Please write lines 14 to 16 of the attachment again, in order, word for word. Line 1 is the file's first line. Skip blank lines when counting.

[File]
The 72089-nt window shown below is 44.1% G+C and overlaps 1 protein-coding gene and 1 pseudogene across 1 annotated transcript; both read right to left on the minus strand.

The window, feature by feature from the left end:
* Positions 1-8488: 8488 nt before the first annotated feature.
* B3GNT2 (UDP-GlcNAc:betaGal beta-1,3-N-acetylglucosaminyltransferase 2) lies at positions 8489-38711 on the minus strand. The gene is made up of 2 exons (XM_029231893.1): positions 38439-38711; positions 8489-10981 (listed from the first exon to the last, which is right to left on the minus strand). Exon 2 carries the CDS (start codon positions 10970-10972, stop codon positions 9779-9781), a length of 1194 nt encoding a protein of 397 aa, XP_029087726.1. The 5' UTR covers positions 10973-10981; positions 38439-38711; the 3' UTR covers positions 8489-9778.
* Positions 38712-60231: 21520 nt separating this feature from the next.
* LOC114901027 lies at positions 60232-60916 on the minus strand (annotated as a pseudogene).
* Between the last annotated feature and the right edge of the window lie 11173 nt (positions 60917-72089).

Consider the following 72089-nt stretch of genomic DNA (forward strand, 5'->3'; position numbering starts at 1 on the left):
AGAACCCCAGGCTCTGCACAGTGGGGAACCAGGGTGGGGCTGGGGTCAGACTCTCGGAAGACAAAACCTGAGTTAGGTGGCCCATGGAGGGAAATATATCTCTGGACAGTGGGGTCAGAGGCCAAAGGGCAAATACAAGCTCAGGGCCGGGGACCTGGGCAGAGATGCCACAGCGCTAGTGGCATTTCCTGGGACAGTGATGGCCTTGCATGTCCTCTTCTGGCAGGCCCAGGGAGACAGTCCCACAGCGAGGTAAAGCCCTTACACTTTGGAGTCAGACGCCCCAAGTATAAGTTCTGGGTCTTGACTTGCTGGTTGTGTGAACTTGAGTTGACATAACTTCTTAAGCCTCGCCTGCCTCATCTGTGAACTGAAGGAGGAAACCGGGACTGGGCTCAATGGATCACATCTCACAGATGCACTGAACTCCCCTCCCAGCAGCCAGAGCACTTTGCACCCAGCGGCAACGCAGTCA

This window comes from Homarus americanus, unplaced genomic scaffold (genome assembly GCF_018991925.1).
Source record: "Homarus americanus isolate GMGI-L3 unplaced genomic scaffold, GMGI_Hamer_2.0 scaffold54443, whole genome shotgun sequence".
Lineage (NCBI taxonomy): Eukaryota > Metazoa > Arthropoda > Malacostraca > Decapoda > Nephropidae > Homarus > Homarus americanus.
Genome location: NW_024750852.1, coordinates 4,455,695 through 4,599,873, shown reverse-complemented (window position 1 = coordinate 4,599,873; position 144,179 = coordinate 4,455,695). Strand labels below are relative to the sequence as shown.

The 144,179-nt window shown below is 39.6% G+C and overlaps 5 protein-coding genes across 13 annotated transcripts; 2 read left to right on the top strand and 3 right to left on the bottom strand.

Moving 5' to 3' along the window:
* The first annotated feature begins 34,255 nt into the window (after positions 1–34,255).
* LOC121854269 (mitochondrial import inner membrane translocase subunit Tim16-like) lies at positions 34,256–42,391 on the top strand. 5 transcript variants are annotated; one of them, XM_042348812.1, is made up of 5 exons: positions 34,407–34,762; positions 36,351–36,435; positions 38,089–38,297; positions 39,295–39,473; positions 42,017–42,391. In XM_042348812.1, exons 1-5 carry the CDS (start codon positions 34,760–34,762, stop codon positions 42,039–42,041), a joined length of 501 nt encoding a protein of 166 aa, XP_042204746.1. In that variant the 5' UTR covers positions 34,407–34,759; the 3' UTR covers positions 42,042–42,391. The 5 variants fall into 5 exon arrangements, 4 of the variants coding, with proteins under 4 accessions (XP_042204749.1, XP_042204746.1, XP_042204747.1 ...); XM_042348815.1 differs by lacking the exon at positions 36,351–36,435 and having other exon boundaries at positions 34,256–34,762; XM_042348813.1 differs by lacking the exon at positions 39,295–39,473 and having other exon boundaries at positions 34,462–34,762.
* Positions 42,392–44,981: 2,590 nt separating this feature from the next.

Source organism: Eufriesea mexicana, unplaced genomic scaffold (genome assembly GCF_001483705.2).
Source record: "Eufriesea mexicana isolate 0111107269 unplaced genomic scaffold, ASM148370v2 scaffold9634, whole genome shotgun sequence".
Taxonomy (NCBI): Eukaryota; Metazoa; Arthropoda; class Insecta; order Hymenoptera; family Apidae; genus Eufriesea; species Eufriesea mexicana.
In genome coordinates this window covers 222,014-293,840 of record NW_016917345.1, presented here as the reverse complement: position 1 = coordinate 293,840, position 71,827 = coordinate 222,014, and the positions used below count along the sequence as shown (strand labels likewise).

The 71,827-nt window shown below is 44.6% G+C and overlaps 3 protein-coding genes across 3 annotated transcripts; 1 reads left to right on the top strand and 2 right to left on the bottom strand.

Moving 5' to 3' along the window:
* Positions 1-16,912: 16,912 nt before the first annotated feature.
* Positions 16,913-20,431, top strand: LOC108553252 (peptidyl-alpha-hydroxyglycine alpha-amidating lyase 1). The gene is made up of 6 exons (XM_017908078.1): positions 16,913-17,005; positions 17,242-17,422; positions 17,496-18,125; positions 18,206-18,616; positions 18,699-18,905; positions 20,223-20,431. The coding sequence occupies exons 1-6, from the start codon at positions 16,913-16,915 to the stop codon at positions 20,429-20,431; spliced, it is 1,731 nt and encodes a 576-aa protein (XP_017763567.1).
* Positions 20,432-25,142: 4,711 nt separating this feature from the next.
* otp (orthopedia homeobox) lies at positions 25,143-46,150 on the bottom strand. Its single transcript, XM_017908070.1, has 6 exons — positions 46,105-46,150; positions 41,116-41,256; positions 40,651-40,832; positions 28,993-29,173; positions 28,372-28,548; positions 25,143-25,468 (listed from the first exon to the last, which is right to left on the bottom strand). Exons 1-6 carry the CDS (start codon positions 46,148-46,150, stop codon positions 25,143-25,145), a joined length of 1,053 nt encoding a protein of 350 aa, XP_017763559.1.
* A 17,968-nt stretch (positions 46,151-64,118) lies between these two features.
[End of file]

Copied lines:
The 144,179-nt window shown below is 39.6% G+C and overlaps 5 protein-coding genes across 13 annotated transcripts; 2 read left to right on the top strand and 3 right to left on the bottom strand.

Moving 5' to 3' along the window:
* The first annotated feature begins 34,255 nt into the window (after positions 1–34,255).